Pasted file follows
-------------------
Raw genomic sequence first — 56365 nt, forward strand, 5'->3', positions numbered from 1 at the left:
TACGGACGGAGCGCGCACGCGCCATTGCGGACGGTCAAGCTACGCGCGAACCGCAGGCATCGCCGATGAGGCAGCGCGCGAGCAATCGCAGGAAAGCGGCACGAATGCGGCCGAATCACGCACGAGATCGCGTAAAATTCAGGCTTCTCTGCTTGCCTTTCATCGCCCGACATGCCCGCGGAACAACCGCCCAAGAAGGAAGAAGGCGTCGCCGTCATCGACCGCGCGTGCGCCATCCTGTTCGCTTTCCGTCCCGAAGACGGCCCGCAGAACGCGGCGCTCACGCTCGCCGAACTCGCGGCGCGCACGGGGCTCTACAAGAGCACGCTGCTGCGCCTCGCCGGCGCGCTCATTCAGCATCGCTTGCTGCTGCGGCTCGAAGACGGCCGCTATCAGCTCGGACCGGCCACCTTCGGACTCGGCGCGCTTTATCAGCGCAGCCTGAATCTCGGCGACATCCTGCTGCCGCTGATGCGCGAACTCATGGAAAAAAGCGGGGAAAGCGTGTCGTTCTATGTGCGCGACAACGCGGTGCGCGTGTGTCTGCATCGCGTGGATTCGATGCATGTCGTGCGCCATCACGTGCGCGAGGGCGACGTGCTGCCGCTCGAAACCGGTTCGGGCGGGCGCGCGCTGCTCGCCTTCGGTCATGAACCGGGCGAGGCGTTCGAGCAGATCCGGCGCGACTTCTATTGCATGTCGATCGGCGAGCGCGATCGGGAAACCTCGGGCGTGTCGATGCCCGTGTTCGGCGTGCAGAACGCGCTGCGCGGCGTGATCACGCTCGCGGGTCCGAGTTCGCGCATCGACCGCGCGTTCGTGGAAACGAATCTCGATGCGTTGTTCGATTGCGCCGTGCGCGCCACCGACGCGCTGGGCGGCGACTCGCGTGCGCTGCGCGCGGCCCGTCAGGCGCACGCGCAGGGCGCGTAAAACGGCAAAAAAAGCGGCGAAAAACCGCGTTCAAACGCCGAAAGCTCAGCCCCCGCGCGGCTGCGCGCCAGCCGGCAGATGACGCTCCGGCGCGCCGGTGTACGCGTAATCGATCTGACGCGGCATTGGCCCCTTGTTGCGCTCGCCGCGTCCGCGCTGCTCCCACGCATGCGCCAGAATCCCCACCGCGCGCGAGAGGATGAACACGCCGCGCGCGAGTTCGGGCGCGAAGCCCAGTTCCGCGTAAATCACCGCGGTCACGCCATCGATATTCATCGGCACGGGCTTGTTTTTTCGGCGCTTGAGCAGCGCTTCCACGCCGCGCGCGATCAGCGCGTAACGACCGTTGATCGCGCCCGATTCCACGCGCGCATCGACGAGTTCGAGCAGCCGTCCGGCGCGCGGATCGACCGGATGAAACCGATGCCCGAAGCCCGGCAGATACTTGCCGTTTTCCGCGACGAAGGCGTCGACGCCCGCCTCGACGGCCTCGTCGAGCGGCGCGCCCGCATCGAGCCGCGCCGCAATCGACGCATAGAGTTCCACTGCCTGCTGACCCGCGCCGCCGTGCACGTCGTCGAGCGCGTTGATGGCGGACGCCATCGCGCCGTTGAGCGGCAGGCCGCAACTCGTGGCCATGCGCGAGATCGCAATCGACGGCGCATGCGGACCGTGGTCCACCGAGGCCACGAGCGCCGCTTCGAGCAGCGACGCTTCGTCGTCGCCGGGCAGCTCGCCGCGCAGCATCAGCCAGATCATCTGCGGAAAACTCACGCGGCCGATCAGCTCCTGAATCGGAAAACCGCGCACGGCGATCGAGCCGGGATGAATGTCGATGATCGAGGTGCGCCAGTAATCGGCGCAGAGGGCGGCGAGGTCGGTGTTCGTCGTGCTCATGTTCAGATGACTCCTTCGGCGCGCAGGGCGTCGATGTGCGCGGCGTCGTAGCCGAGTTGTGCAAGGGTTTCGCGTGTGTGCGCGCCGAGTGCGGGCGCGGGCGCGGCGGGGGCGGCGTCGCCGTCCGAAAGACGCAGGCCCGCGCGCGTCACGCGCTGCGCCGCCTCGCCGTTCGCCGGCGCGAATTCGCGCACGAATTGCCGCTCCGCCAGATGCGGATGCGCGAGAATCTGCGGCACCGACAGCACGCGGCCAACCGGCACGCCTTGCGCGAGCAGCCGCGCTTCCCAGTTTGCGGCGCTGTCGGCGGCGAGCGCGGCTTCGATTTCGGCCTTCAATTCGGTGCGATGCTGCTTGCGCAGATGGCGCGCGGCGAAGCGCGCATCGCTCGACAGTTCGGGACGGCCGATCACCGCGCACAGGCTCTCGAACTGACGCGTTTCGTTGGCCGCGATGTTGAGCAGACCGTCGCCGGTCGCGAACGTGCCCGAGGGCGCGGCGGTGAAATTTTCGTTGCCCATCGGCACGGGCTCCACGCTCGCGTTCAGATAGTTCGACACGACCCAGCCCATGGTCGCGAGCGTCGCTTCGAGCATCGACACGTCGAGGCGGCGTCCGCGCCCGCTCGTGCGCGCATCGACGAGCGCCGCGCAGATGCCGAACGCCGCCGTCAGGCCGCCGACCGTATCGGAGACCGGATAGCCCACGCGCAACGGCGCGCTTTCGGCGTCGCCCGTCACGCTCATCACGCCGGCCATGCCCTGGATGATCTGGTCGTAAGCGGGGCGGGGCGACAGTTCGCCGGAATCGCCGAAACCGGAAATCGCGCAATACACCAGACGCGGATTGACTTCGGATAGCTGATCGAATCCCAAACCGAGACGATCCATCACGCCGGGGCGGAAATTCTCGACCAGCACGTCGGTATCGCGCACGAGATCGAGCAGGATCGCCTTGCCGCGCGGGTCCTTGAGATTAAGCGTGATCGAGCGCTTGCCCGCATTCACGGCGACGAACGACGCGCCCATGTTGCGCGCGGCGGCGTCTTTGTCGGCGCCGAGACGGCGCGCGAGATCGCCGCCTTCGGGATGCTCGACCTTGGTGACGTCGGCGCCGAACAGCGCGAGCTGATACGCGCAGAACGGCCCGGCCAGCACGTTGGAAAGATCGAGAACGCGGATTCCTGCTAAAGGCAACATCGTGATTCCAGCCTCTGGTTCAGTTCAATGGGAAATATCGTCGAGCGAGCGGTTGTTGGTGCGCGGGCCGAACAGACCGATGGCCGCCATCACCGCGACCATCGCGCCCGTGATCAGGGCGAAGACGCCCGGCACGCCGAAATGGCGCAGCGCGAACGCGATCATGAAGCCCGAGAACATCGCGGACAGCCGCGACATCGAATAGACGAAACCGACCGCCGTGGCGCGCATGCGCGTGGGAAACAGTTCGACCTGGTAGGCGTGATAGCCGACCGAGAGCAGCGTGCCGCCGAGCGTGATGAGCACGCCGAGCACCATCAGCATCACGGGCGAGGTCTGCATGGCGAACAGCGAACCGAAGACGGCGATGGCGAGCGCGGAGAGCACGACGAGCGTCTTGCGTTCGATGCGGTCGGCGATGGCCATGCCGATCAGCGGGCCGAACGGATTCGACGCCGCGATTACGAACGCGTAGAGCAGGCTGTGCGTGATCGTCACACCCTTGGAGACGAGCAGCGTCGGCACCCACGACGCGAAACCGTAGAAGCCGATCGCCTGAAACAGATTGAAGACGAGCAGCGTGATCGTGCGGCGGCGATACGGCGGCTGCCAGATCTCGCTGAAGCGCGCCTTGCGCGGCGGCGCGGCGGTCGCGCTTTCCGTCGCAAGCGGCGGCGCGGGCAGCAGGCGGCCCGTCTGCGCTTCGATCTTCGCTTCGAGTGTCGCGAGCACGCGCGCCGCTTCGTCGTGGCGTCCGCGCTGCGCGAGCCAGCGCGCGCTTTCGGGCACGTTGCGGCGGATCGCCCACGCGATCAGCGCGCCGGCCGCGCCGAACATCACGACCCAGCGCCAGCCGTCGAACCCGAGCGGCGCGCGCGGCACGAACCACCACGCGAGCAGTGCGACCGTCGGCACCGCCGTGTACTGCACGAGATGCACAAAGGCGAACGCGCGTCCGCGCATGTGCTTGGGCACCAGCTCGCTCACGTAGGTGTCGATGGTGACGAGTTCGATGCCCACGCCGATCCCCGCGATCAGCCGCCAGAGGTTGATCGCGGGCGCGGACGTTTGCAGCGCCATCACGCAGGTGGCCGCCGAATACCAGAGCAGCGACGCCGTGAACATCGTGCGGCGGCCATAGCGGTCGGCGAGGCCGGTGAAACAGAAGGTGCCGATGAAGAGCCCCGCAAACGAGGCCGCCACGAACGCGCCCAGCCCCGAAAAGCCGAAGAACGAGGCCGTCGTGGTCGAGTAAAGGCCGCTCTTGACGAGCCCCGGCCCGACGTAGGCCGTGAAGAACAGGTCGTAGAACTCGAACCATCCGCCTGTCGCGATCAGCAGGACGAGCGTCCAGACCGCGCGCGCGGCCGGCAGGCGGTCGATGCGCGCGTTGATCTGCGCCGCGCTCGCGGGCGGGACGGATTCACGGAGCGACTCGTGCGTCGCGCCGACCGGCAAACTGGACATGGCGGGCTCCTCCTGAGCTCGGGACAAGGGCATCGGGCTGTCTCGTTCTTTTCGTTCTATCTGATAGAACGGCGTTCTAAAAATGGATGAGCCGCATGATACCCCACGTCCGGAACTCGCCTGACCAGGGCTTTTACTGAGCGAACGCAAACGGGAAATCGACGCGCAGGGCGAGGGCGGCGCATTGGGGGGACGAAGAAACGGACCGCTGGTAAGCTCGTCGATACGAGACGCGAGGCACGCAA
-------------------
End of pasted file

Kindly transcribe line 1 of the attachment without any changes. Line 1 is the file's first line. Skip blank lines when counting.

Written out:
Raw genomic sequence first — 56365 nt, forward strand, 5'->3', positions numbered from 1 at the left: